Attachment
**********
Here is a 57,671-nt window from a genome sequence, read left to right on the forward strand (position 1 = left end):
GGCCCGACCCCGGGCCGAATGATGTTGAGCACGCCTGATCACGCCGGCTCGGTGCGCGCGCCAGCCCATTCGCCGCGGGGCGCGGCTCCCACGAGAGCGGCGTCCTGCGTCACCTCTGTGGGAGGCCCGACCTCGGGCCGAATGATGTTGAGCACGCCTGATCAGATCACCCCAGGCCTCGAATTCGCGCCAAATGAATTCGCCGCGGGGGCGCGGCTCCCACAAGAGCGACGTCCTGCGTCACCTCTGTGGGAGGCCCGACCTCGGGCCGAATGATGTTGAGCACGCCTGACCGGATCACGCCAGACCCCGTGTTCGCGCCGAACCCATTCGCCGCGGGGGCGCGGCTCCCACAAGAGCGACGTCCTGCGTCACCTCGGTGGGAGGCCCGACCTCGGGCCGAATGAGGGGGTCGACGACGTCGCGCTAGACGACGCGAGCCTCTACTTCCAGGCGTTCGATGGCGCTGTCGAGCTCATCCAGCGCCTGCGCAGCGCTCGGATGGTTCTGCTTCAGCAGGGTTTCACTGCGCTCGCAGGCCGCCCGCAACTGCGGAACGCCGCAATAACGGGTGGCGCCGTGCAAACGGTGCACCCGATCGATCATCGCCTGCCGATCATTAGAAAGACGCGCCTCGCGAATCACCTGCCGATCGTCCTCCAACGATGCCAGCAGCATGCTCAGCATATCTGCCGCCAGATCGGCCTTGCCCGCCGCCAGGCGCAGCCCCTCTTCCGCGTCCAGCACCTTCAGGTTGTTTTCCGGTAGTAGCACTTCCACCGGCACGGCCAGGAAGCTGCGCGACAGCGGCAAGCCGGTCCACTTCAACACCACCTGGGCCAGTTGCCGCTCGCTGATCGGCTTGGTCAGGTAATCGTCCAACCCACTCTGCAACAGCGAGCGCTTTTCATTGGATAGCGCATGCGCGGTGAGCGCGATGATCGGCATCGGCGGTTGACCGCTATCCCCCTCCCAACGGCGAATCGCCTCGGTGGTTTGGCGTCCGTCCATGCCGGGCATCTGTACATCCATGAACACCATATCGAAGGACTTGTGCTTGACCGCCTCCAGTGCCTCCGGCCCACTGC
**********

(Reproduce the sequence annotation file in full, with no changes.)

Here is a 57,671-nt window from a genome sequence, read left to right on the forward strand (position 1 = left end):
GGCCCGACCCCGGGCCGAATGATGTTGAGCACGCCTGATCACGCCGGCTCGGTGCGCGCGCCAGCCCATTCGCCGCGGGGCGCGGCTCCCACGAGAGCGGCGTCCTGCGTCACCTCTGTGGGAGGCCCGACCTCGGGCCGAATGATGTTGAGCACGCCTGATCAGATCACCCCAGGCCTCGAATTCGCGCCAAATGAATTCGCCGCGGGGGCGCGGCTCCCACAAGAGCGACGTCCTGCGTCACCTCTGTGGGAGGCCCGACCTCGGGCCGAATGATGTTGAGCACGCCTGACCGGATCACGCCAGACCCCGTGTTCGCGCCGAACCCATTCGCCGCGGGGGCGCGGCTCCCACAAGAGCGACGTCCTGCGTCACCTCGGTGGGAGGCCCGACCTCGGGCCGAATGAGGGGGTCGACGACGTCGCGCTAGACGACGCGAGCCTCTACTTCCAGGCGTTCGATGGCGCTGTCGAGCTCATCCAGCGCCTGCGCAGCGCTCGGATGGTTCTGCTTCAGCAGGGTTTCACTGCGCTCGCAGGCCGCCCGCAACTGCGGAACGCCGCAATAACGGGTGGCGCCGTGCAAACGGTGCACCCGATCGATCATCGCCTGCCGATCATTAGAAAGACGCGCCTCGCGAATCACCTGCCGATCGTCCTCCAACGATGCCAGCAGCATGCTCAGCATATCTGCCGCCAGATCGGCCTTGCCCGCCGCCAGGCGCAGCCCCTCTTCCGCGTCCAGCACCTTCAGGTTGTTTTCCGGTAGTAGCACTTCCACCGGCACGGCCAGGAAGCTGCGCGACAGCGGCAAGCCGGTCCACTTCAACACCACCTGGGCCAGTTGCCGCTCGCTGATCGGCTTGGTCAGGTAATCGTCCAACCCACTCTGCAACAGCGAGCGCTTTTCATTGGATAGCGCATGCGCGGTGAGCGCGATGATCGGCATCGGCGGTTGACCGCTATCCCCCTCCCAACGGCGAATCGCCTCGGTGGTTTGGCGTCCGTCCATGCCGGGCATCTGTACATCCATGAACACCATATCGAAGGACTTGTGCTTGACCGCCTCCAGTGCCTCCGGCCCACTGC